I always thought that data storage for Docker containers should always reside in the host’s filesystem. But, using this implementation would have a problem since containers are meant to be run on top of any host OS which can be running on Linux, Windows, or any OS which will support Docker in the future. There is a possibility that the directory configured is not in all hosts where the container is supposed to run.
Based on some discussions online, they are saying that it is best to have your data used by other docker containers in a separate container which they call a “Data Volume Container”. This approach actually makes sense since containers are supposed to be portable, your data should also be portable.
By a simple google search, it brought me to this link which is from the official Docker documentation:
Check out the “Creating and mounting a data volume container” section which describes how this can be done. The example is using postgres but I needed it for MySQL.
Using this reference, here are the steps for MySQL:
First, you need to create a data volume container which is pretty straightforward.
$docker create -v /var/lib/mysql --name mysqldata mysql
I named my data volume container “mysqldata”. You can choose any name you want. Make sure you take a note of it since you need to mount this container as a volume to your MySQL docker container.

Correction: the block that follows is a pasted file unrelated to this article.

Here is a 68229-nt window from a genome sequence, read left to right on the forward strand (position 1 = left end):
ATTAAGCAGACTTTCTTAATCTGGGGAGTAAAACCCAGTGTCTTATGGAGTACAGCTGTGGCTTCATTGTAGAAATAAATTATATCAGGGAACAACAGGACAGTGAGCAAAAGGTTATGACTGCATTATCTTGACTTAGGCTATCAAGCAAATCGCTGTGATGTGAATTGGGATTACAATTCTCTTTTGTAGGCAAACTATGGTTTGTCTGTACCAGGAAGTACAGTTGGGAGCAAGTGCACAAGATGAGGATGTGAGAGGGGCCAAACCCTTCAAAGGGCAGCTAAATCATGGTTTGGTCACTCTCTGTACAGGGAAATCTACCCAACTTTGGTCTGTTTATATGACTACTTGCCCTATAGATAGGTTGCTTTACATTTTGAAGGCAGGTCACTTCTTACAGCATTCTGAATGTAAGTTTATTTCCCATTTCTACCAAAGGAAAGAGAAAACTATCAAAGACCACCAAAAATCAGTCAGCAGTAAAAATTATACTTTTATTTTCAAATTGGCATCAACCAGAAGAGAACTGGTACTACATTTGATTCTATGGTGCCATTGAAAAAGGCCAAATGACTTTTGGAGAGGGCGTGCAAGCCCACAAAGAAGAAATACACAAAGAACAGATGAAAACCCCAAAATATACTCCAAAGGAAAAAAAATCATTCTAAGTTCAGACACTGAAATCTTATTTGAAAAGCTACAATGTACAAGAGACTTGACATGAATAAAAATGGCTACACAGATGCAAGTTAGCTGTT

Next, you need to mount the data volume container “mysqldata” when you run the MySQL container which will have MySQL running.
$docker run --name mysqldb --volumes-from mysqldata -e MYSQL_ROOT_PASSWORD=password -p 3307:3306 mysql
I named the container “mysqldb”. You need to add “-p 3307:3306” to map the host port to the port of MySQL in the docker container. This was not mentioned in the official MySQL docker image documentation.
After you’ve run the “mysqldb” container, you can access your MySQL database using MySQL workbench or any tool which you are comforable with.
The takeaway here is that you can delete the “mysqldb” container without affecting your data in “mysqldata”. To test this, create some data when you run first time and delete the “mysqldb” container. Then, run a new container “mysqldb1”.
$ docker run --name mysqldb1 --volumes-from mysqldata -e MYSQL_ROOT_PASSWORD=password -p 3307:3306 mysql
You will see that your data is intact. Some are saying that you need to ensure that you do not run multiple containers accessing a single data volume container since it could lead a data loss. Be careful with this!